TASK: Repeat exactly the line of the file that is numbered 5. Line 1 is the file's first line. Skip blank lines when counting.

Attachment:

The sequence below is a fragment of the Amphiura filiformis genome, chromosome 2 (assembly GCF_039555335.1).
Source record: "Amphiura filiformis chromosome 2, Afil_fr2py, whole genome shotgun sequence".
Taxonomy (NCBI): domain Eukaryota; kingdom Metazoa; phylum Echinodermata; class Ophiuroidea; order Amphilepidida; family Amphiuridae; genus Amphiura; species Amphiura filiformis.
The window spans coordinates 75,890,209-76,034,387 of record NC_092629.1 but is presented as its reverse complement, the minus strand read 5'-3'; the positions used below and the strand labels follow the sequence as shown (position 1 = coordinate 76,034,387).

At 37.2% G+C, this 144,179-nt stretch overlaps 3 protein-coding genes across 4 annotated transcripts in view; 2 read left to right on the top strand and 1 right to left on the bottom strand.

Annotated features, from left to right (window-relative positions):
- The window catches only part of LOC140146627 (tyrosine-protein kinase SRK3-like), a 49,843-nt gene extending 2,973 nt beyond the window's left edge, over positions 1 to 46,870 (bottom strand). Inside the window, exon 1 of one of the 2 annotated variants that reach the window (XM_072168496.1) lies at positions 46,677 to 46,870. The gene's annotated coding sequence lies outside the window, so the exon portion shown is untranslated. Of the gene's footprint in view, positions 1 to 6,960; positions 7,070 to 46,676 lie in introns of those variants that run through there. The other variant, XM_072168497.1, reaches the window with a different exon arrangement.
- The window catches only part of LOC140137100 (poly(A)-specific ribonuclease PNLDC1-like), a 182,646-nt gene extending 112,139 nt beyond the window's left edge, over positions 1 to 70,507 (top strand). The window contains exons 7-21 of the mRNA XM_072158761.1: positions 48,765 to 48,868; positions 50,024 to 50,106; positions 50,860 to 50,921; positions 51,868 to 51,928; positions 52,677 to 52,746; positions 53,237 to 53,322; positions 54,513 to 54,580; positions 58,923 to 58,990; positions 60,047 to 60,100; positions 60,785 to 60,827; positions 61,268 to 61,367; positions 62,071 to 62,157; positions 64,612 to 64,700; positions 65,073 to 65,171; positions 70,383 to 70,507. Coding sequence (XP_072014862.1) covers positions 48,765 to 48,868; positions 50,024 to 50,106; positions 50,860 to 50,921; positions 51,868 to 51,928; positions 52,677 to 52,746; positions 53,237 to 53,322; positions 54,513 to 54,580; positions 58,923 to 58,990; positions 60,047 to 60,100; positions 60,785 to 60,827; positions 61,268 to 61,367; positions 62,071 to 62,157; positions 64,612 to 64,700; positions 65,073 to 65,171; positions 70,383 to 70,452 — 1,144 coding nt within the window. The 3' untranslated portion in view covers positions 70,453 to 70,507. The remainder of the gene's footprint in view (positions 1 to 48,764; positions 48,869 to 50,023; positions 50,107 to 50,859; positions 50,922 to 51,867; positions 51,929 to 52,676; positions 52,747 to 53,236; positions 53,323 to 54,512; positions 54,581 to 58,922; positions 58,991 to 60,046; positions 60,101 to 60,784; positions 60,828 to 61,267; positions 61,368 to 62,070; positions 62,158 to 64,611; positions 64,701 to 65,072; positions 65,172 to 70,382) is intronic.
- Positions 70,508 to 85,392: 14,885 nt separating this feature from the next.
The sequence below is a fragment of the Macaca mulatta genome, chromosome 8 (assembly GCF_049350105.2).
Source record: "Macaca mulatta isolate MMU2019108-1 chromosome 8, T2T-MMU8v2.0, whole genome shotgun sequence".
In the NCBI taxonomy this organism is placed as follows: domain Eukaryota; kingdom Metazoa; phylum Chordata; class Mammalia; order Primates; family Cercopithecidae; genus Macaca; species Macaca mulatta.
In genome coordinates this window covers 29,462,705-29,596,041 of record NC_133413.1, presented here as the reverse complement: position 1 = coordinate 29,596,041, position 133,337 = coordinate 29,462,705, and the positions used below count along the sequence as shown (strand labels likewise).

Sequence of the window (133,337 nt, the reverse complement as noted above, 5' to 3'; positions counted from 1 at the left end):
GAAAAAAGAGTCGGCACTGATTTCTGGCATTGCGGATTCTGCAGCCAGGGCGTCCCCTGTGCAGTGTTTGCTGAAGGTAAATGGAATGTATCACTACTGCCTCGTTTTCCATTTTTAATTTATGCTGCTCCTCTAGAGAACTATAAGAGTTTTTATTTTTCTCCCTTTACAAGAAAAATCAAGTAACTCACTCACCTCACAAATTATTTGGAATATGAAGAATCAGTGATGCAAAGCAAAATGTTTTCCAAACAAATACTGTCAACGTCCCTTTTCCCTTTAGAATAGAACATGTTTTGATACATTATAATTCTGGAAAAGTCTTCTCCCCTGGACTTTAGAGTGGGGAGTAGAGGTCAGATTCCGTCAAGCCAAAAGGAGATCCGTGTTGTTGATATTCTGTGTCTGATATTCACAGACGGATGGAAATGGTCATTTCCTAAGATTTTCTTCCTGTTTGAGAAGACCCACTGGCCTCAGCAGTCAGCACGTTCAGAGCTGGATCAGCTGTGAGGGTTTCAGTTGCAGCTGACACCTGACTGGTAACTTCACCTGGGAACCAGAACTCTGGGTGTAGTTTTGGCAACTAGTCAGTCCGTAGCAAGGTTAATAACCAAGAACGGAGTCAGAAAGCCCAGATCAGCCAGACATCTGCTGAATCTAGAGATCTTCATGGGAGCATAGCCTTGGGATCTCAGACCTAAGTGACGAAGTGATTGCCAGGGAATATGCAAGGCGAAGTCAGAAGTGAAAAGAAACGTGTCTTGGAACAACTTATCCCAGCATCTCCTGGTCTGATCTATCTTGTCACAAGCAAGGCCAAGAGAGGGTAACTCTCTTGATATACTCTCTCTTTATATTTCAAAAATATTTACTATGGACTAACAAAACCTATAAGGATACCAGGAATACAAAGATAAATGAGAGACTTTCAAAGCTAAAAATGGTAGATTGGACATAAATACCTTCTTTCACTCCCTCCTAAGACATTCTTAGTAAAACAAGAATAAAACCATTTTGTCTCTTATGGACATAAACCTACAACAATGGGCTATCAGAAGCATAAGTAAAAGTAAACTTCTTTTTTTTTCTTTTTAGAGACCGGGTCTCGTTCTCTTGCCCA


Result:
At 37.2% G+C, this 144,179-nt stretch overlaps 3 protein-coding genes across 4 annotated transcripts in view; 2 read left to right on the top strand and 1 right to left on the bottom strand.